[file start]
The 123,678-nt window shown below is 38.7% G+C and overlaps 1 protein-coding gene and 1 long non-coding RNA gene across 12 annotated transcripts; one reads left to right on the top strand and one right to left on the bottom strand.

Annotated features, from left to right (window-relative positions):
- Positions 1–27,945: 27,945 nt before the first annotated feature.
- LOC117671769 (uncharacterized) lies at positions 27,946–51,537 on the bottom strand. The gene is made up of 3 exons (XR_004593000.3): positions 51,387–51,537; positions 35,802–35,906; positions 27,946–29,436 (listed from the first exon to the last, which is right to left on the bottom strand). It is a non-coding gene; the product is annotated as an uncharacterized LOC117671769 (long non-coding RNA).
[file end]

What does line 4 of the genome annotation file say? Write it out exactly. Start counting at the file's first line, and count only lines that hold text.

- LOC117671769 (uncharacterized) lies at positions 27,946–51,537 on the bottom strand. The gene is made up of 3 exons (XR_004593000.3): positions 51,387–51,537; positions 35,802–35,906; positions 27,946–29,436 (listed from the first exon to the last, which is right to left on the bottom strand). It is a non-coding gene; the product is annotated as an uncharacterized LOC117671769 (long non-coding RNA).